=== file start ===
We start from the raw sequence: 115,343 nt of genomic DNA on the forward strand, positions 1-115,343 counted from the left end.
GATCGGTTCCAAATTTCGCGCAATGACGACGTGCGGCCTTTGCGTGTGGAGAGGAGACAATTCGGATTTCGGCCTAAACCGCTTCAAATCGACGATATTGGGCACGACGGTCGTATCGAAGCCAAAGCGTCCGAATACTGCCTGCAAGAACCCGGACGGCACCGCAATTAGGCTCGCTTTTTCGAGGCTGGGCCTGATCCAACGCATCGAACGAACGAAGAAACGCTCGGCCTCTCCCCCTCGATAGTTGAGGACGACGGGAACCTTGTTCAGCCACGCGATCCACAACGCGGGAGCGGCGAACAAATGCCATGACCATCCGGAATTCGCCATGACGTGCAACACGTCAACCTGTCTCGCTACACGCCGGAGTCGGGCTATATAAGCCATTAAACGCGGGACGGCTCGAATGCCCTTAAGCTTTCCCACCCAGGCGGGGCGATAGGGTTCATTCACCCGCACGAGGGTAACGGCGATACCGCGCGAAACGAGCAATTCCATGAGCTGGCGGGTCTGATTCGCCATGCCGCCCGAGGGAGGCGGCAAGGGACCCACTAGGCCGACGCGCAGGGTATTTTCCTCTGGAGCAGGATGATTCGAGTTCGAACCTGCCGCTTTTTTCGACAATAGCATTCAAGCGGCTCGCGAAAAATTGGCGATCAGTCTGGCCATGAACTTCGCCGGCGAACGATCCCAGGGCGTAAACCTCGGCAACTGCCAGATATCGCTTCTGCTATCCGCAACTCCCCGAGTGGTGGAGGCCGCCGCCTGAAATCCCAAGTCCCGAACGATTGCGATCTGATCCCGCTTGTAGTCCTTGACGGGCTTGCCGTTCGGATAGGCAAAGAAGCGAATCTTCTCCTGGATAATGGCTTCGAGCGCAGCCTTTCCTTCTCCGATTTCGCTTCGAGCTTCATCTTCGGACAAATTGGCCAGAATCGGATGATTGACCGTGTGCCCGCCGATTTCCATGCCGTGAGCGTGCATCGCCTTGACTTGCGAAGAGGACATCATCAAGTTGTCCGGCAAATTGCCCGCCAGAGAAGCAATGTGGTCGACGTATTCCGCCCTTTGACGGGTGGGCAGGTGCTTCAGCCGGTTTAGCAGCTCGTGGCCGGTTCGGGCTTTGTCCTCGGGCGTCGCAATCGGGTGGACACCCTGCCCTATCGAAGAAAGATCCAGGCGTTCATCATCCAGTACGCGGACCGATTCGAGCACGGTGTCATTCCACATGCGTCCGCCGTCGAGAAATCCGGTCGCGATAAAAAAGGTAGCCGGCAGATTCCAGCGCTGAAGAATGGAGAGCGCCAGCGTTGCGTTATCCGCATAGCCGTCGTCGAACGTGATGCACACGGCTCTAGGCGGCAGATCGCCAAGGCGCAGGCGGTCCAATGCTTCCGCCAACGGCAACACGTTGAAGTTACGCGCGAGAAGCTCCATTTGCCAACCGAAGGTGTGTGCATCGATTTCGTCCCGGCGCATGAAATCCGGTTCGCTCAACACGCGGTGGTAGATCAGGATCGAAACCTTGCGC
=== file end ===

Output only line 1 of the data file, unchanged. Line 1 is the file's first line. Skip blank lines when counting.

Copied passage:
We start from the raw sequence: 115,343 nt of genomic DNA on the forward strand, positions 1-115,343 counted from the left end.